Grenen now works full time with adolescents experiencing an acute mental illness or chronic mental illness in UPMC’s Adolescent Acute Partial Hospitalization program. She credits her time at HWS for instilling the skills needed to help her through the more challenging aspects of her summer job as well as in her current position. After participating in an Alternative Spring Break trip to Jamaica and studying abroad in Ecuador and Peru, both of which were led by Assistant Professor of Psychology Brien Ashdown. Grenen says she learned the value of a mentor.

“Professor Ashdown pushed me to be a strong and more independent person,” Grenen says. “His support and interest in my growth throughout my four years at HWS challenged me to improve my strengths and showed me how supporting others can impact them in many ways.”

Yochim, a child development and disability individual major, provided support to children with autism through a psychology-based approach as an intern with All Children’s Hospital Johns Hopkins Medicine in St. Petersburg, Fla. The center, she says, is comprised of a “multidisciplinary team involved in the diagnosis and treatment of children with autism.” Yochim worked primarily with a psychometrist, observing and assisting with the administration and scoring of a variety of different cognitive and behavioral tests in order to identify and diagnose developmental disabilities. Yochim also participated in several ongoing research projects, and has been asked to write a chapter for a book that several of the center’s specialists are writing on different autism interventions.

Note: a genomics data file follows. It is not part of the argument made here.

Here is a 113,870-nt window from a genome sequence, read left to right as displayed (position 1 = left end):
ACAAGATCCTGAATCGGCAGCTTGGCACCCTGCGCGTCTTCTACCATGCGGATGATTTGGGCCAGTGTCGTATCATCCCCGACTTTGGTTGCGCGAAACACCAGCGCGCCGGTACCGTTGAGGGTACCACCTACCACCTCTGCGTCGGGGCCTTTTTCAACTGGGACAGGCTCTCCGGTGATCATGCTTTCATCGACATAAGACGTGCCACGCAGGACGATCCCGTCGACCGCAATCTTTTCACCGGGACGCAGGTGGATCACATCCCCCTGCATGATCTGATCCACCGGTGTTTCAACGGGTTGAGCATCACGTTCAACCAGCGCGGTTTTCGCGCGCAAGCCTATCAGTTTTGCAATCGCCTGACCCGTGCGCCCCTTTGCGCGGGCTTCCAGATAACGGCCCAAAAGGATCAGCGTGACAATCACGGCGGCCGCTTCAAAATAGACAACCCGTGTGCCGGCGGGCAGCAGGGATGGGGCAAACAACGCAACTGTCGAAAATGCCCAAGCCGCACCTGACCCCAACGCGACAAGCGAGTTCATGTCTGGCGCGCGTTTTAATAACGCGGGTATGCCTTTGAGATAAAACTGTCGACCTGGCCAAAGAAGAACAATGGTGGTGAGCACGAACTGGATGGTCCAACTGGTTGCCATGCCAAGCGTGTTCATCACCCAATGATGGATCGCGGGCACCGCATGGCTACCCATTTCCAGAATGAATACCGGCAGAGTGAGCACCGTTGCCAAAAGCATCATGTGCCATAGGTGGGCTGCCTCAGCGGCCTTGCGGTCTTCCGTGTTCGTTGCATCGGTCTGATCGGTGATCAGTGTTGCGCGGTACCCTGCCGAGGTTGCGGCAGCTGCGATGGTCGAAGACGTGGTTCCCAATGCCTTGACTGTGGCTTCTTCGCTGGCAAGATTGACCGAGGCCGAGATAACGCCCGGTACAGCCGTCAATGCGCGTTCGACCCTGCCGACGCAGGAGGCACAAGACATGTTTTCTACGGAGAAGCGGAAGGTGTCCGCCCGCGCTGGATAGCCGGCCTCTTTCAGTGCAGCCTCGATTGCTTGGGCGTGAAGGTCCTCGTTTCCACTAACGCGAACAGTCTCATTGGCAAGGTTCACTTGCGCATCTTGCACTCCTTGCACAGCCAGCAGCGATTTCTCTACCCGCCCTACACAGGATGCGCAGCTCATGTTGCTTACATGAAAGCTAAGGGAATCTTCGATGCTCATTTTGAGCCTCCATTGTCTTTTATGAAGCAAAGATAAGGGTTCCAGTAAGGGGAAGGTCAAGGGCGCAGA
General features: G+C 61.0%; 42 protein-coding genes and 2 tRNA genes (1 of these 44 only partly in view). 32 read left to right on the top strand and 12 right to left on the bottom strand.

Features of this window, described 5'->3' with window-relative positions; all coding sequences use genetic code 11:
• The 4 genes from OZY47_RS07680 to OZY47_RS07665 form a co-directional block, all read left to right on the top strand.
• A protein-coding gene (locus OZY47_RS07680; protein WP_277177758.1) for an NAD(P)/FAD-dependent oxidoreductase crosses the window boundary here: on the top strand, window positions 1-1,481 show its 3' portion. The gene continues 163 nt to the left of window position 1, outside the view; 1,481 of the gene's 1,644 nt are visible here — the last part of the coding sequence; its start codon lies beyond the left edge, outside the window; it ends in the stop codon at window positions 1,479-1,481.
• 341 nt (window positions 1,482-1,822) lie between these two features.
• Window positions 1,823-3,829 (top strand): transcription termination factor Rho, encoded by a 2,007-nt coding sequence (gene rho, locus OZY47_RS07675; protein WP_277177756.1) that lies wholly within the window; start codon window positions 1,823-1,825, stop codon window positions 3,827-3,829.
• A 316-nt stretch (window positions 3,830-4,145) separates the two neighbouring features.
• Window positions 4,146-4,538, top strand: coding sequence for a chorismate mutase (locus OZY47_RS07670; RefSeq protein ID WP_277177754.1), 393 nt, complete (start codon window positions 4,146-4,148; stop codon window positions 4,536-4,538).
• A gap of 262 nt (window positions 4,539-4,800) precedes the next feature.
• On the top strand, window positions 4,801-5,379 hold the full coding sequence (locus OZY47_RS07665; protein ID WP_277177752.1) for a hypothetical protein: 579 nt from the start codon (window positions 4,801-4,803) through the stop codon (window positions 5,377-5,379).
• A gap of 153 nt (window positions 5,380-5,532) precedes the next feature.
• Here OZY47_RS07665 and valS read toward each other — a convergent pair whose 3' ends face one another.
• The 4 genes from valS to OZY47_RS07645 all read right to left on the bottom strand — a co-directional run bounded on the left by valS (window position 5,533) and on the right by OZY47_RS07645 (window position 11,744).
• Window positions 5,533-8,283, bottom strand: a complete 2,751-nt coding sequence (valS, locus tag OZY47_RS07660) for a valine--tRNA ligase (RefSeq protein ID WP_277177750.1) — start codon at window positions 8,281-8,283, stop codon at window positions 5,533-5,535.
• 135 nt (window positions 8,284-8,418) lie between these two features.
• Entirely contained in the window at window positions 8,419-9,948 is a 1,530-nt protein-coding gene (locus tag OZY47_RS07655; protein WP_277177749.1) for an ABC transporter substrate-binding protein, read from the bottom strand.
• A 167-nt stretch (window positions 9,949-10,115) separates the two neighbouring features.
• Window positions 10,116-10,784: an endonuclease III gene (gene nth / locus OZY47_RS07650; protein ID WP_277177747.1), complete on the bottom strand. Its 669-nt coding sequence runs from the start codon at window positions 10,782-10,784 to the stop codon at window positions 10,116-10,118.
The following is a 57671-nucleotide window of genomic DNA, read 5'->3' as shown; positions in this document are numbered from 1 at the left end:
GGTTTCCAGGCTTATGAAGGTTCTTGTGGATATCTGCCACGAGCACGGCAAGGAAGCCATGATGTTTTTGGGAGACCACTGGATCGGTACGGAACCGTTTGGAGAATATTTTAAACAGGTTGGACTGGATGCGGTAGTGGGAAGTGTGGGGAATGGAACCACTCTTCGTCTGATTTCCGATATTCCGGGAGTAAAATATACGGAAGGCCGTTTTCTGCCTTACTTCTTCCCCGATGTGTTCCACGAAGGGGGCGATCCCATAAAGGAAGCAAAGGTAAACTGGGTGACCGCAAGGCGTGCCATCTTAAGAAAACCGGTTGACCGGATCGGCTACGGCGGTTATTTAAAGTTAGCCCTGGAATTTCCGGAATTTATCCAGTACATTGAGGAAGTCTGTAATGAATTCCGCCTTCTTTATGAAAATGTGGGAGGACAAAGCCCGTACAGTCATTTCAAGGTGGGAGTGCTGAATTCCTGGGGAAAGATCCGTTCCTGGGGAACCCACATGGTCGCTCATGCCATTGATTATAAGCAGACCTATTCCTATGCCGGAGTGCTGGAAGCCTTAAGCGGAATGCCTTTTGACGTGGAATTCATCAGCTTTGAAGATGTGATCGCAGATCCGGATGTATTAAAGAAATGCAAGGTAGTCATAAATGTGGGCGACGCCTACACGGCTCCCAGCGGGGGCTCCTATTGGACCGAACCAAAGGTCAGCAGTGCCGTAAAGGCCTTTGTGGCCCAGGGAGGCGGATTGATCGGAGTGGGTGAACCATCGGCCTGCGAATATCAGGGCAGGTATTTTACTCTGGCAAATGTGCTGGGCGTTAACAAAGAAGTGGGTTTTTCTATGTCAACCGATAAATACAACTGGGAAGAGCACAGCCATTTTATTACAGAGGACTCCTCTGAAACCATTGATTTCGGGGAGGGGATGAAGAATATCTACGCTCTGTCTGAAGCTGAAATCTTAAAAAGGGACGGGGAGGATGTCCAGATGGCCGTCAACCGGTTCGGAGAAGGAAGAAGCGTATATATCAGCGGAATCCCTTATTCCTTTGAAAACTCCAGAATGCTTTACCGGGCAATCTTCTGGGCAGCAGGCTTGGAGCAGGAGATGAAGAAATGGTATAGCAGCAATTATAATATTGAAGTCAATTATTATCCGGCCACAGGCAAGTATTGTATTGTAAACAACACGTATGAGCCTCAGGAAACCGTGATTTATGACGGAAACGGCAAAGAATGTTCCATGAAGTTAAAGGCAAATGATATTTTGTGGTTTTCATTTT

“I came into the internship hoping to get a clearer idea of which direction I wanted to go in as I pursue a career in child development and I got that and so much more,” she says. “I enjoyed every bit of it, but my favorite part was definitely working directly with the kids. I loved getting a chance to interact with them and help identify their abilities as well as their needs moving forward.”

As an individual major, Yochim says the opportunity to take a variety of classes specifically tailored to her interests has provided her with a “great foundation to embark on real-world experiences” in which she can apply the knowledge learned in the classroom to a real-life setting. In particular, Yochim credits Associate Professor of Education Mary Kelly with providing a “constant support” throughout her HWS academic career and prompting the creation of her individual major.

While Friedman, Grenen, and Yochim all came away from their experiences more confident in their decision to pursue a career working with children with special needs, they also garnered a heightened sense of the individualized attention needed within schools to help children succeed. 

“There needs to be more knowledge and awareness on autism,” Grenen says.

Friedman agrees. “Even if someone is non-verbal and if they have trouble walking, you know that you can make a difference in their lives and they’re so much better off because of that,” she says. “Autism isn’t something that has to inhibit these kids, they can excel in many ways.”